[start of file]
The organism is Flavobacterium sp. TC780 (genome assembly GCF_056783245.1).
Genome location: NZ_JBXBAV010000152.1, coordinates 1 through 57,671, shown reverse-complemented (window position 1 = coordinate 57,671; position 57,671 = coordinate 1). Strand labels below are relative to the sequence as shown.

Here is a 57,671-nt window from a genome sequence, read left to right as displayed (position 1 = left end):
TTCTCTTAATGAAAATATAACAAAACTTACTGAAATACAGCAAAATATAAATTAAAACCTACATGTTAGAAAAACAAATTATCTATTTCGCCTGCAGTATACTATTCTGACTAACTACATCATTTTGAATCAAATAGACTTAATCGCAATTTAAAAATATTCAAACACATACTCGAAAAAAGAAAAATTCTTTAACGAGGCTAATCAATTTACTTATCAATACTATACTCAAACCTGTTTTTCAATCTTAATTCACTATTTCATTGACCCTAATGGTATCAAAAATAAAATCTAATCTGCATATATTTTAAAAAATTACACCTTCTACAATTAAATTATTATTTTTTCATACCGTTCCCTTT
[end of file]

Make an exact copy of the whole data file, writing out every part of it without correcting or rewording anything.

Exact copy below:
The organism is Flavobacterium sp. TC780 (genome assembly GCF_056783245.1).
Genome location: NZ_JBXBAV010000152.1, coordinates 1 through 57,671, shown reverse-complemented (window position 1 = coordinate 57,671; position 57,671 = coordinate 1). Strand labels below are relative to the sequence as shown.

Here is a 57,671-nt window from a genome sequence, read left to right as displayed (position 1 = left end):
TTCTCTTAATGAAAATATAACAAAACTTACTGAAATACAGCAAAATATAAATTAAAACCTACATGTTAGAAAAACAAATTATCTATTTCGCCTGCAGTATACTATTCTGACTAACTACATCATTTTGAATCAAATAGACTTAATCGCAATTTAAAAATATTCAAACACATACTCGAAAAAAGAAAAATTCTTTAACGAGGCTAATCAATTTACTTATCAATACTATACTCAAACCTGTTTTTCAATCTTAATTCACTATTTCATTGACCCTAATGGTATCAAAAATAAAATCTAATCTGCATATATTTTAAAAAATTACACCTTCTACAATTAAATTATTATTTTTTCATACCGTTCCCTTT